My favorite thing about being a pig farmer’s daughter is when people ask me, “So, did you name all the hogs? Were they your pets?”
I kind of hate that.
Really? Thousands of hogs?
Country kids aren’t much for pets. Unless they’re dogs or rabbits, there’s no guarantee your animals won’t get eaten at some point, and let’s face it: it’s not even 100 percent certain the rabbits will make it.
My dad learned quickly that daughters and 350 pound hogs don’t mix. (Read: We ran away screaming a lot. Ok, all the time.) Instead, we got put on chicken and turkey duty. Every spring, my mom would drive us to the local hatchery, and we’d return home with a flat of baby chicks poking their sharp beaks through holes in the cardboard.
They were adorable . . . for roughly 11 seconds. Then they morphed into ugly, grey, molting chicken teenagers, and within just a couple of weeks, they were full-fledged birds with attitudes.
We fed them, scooped out their poo, pulled hay out of their waterers, and made sure they had plenty of dry bedding . . . even though they stunk like a seventh grade boys locker room. This is not, I’m sure, what city people have in mind when they ask innocently, “So were they your pets? Did you name them?”
One summer day in particular, it started to rain. One sister ran around to the back of the chicken house to start rounding the chickens up. I went to open the door, and the other sister met us somewhere in the middle. It was raining harder now, and the chickens were putting up a rucus, because even they are aware of the phrase “madder’n an ole wet hen.”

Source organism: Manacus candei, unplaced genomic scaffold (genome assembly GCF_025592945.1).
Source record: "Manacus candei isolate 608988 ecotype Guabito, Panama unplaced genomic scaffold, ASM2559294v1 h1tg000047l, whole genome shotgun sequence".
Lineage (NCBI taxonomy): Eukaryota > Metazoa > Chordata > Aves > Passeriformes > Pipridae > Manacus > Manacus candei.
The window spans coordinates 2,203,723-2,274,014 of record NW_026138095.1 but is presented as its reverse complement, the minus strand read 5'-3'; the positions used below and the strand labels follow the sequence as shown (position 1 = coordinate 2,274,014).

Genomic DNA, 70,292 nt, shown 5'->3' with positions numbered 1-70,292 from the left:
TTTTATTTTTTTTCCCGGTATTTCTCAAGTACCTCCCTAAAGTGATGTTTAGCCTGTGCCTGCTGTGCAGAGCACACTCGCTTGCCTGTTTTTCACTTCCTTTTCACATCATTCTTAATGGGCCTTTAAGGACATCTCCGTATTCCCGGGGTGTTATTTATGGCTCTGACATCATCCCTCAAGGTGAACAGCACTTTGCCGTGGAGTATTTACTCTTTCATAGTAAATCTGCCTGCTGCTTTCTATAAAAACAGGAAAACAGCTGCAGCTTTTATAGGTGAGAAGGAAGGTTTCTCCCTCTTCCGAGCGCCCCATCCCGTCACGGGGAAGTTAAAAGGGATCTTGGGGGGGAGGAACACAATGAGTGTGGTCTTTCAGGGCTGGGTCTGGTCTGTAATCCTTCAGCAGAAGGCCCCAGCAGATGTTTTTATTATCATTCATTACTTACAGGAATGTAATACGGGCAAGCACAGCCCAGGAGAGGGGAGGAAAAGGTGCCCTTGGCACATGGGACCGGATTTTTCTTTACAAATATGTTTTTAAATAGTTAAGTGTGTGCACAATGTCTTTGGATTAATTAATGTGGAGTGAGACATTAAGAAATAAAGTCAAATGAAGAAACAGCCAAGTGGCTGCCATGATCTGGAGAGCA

One second I was clapping my hands and kicking my foot, shooing them onward toward dry ground, nutritious feed, and protection, and the next minute I was laying on my back in soggy, green and brown, apostrophe-shaped chicken turds.
Now, I’m not SURE that my middle sister pushed me. No can verify it. Nobody actually saw it. So we may never know. (We know. We totally know.) But what I am certain of is that all chicken herding ceased while my sisters giggled at the chicken poo covering my legs, caked with feathers and grass.
My sisters finished running the chickens inside while I continued to sit in the muck and cry. (That’s what youngest siblings do. We sit and cry and wait for someone to save us. It’s part of our genetic code.)
Years of therapy and journaling haven’t erased that event. It’s tragic. Life altering. Mind blowing.
So if you meet me on the street and hear that I grew up on a farm, please don’t ask about my pets. Or my chickens. Or what it’s like slipping in their poo in the rain.
A girl can really only handle so much.